Chickens on Japanese navy ships that ate a lot of white rice showed symptoms similar to beriberi. However, chickens fed rice with husks by a cook who refused to “give the army’s rice to civilian chickens” did not show the same symptoms.

From this point, Eijkman continued his research and discovered that prisoners fed white rice also suffered from beriberi. Could rice have been the source of the problem?

It all started with that discovery in 1772. What does the word vitamin mean? Why does vitamin K come after vitamin E? 2
One of the pigeons Funk uses in his work

THE SECRET WAS IN THE CRUST, NOT IN THE RICE

The Polish chemist Kazimierz (Casimir) Funk focused on the husks peeled off processed rice and began his own experiments with pigeons in the early 20th century. Pigeons fed only white rice became sick, but recovered when fed rice bran and yeast.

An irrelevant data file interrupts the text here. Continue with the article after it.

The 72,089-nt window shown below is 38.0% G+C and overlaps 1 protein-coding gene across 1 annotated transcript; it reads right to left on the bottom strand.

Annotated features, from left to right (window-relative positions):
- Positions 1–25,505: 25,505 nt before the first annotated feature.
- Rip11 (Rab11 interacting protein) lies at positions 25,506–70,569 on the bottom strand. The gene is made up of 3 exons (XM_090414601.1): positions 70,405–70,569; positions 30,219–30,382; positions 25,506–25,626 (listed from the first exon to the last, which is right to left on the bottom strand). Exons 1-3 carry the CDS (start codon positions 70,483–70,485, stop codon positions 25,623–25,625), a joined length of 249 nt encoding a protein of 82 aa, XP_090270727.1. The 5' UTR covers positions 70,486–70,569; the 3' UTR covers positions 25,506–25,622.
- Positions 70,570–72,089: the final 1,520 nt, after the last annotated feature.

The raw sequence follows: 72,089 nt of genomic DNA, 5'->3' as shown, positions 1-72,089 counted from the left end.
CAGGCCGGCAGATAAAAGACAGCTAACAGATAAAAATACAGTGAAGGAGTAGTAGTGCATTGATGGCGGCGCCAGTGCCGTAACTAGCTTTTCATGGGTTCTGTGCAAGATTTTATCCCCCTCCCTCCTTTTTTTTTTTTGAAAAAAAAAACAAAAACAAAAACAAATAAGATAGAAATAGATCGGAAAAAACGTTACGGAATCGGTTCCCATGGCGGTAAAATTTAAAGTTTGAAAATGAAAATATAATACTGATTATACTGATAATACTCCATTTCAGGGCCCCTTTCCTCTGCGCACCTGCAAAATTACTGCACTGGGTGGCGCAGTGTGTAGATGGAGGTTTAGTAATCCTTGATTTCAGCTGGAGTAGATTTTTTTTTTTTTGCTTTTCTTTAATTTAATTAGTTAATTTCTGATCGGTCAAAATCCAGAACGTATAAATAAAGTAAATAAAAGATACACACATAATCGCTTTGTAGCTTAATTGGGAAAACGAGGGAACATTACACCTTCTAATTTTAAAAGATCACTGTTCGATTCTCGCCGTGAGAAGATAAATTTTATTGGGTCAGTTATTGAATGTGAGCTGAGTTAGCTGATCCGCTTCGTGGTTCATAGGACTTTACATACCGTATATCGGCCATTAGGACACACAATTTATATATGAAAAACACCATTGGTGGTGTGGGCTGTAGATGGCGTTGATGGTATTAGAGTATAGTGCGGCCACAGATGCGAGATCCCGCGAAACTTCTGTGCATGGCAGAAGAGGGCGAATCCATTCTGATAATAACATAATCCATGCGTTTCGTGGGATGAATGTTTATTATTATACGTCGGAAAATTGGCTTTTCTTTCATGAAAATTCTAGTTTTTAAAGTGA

This discovery confirmed Takaki’s theory: Diet and beriberi were related, but protein deficiency was not the issue. According to Funk’s theory, published in 1912, the problem was the lack of another substance. Funk called this nitrogen-containing substance “vitamine”. “Vitamine” was a combination of the Latin word “vita”, meaning “life”, and “amine”, the name given to nitrogen-containing compounds.

The discovery of vitamins caused an earthquake in the scientific world. The idea that diseases could be caused by nutritional deficiencies and cured by consuming sufficient amounts of these newly discovered compounds was very exciting. “A monotonous diet should be avoided,” Funk concluded.